"When you look at someone, just look with love, then you'll see that glowy God-spark and you'll know it's God's face, too." (Alia, age 4)
Would that we all seek out the God-spark in others - what a peaceful, loving, better place this world would be. 

Thursday, January 17, 2013

Thrift Store Thursday: Epic Edition

During the past few weeks, my husband and I have been thrift shopping together a couple of times. Once was on our anniversary. We've found some truly epic things. Some of them we brought home ... some were just too awesome - or should that be awful? - to make the cut.

We start out with items for the home. 

First we have this lovely little pièce de résistance:

Who can pass up a limited edition collectible McDonalds "Ronald's Picnic" sericel? We can, that's who!

And then there's this slightly creepy, ever-winking doll complete with faded, yellowed, and slightly "scented" hand-crocheted outfit. A fabulous addition to any decor. Well, maybe not any decor. Definitely not our decor.

Decorative items just didn't work out for us, so we moved on to music. 

Here's the first gem we came across:

Who can resist Jimmy Buffet - especially the greatest hits cd with such legendary songs as Cheeseburger in Paradise, Volcano, Margaritaville, and my all-time non-child-appropriate favorite Why Don't We Get Drunk (and Screw)?

And then, there it was. A true classic! The B-52's Cosmic Thing. 

Sing it with me...
Glitter on the mattress
Glitter on the highway
Glitter on the front porch
Glitter on the hallway 
The Love Shack is a little old place where we can get together...

Now that we've gotten that out of our systems ... let's move on to the most epic of all cds, which can't possibly be properly appreciated without first viewing the commercial. 

Yes, friends, we found Freedom Rock! See...???

You'll never guess which of these fabulous cds has/have found a home in our music library. Well, I suppose you could hazard a guess in the comments section, so I won't ruin it for you here. I do know, whichever we now own, you're all jealous. 

So there you have it. Thrift shopping with my honey - a veritable treasure trove of epicicity. 

Wednesday, January 16, 2013

Love Expects Tomorrow

At age twenty, planning our wedding, we chose 1 Corinthians 13 as one of our readings:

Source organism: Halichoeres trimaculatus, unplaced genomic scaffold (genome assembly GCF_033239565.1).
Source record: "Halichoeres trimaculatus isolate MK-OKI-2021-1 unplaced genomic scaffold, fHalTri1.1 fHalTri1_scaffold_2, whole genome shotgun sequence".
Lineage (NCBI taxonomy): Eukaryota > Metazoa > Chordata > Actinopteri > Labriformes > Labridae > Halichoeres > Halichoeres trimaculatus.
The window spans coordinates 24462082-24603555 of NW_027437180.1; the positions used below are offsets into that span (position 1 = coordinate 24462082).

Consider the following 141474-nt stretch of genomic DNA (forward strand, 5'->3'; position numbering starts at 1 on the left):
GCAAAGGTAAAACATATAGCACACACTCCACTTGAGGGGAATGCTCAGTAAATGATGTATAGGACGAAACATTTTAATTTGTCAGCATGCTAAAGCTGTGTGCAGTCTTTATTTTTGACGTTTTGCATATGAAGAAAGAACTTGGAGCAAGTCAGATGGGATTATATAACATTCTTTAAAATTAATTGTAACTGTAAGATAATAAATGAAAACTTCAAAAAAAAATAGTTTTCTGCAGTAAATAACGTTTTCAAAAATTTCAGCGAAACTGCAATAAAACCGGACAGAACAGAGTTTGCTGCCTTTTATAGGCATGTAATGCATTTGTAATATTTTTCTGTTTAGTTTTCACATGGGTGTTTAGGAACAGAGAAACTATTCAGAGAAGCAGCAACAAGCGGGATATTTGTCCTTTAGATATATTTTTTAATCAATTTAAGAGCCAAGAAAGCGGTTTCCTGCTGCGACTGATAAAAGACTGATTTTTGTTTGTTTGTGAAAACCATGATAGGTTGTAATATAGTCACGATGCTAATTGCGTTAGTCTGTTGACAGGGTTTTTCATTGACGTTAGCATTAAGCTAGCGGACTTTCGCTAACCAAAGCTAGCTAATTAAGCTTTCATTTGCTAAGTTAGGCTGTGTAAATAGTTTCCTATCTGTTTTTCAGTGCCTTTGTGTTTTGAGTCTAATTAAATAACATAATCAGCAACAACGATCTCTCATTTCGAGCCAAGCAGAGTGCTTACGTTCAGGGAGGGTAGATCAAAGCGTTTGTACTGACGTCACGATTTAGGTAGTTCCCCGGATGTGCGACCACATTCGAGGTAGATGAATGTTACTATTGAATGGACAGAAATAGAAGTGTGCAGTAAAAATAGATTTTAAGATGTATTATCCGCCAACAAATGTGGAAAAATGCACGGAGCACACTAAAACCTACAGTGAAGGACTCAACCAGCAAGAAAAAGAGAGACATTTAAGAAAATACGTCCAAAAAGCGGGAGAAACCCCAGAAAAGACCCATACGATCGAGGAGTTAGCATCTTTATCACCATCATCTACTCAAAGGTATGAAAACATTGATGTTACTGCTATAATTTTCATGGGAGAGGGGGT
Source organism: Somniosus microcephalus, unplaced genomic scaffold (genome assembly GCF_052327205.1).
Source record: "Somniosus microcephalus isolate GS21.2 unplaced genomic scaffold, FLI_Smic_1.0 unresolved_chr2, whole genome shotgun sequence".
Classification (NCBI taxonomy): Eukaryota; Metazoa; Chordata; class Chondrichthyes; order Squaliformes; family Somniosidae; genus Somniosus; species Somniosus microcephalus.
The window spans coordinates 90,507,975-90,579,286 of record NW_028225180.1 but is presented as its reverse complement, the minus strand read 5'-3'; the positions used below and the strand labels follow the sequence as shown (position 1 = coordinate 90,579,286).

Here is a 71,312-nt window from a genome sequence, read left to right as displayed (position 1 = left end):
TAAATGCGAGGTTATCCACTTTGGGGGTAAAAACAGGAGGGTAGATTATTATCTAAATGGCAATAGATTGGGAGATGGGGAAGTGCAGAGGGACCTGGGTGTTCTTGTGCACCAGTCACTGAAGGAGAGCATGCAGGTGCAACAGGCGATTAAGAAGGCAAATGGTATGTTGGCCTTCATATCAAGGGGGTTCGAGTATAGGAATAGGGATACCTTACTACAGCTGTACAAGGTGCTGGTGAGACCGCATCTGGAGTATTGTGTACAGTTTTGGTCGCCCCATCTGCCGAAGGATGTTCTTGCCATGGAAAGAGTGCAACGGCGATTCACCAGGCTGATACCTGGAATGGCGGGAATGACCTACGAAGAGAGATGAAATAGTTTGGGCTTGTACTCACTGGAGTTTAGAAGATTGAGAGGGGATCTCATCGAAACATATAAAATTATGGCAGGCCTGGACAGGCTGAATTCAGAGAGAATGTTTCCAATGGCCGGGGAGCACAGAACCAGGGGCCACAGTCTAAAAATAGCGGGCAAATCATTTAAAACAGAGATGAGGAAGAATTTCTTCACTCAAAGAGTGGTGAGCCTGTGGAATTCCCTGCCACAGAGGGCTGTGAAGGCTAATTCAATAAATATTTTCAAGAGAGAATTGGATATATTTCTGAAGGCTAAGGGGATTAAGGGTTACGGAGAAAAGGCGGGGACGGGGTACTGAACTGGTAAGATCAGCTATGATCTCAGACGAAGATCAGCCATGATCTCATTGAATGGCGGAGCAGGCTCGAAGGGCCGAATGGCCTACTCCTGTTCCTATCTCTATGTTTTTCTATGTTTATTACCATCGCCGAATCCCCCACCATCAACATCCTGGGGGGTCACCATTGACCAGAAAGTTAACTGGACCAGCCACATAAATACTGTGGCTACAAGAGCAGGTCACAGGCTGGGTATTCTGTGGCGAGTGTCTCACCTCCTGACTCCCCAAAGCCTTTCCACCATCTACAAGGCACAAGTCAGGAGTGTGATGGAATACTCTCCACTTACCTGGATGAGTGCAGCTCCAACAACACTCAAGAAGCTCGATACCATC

4 Love is patient, love is kind. It does not envy, it does not boast, it is not proud. 5 It does not dishonor others, it is not self-seeking, it is not easily angered, it keeps no record of wrongs. 6 Love does not delight in evil but rejoices with the truth. 7 It always protects, always trusts, always hopes, always perseveres.
8 Love never fails. 
13 And now these three remain: faith, hope and love. But the greatest of these is love.
We had been through a lot together and had some sense of the depth and breadth of our love. Protects - check! Trusts - check! Hopes , perseveres - check and check! Kind? Of course! Patient ... well, mostly. Our love was solid. Unshakable. 

Enter children, lifestyle choices, work, financial issues, and all the stresses of adulthood. Add in mental health issues and physical health issues, which sent our seemingly vibrant family on a downward spiral. 

Faith, hope, and love were put on trial. 

Through those turbulent times, love was sometimes lost to easy anger and keeping tally of wrongs. It was never out of reach, we just needed to put aside self-serving opinions and reach out for it. We needed to pull it to us, wrapping ourselves in its comfort and warmth instead of instead slipping into the icy cloak of rage. At times anger seemed easier than caring, but anger sees no future, only recalling past hurts and serving selfish now. Anger sucked the life out of our marriage. 

But ... but!!!! love was still there. Love didn't disappear. We didn't instantly hate each other because we'd disagreed. Love stayed with us, expecting good things from us. Love expected us to let go of anger. Love expected tomorrow to come, and with it a new beginning.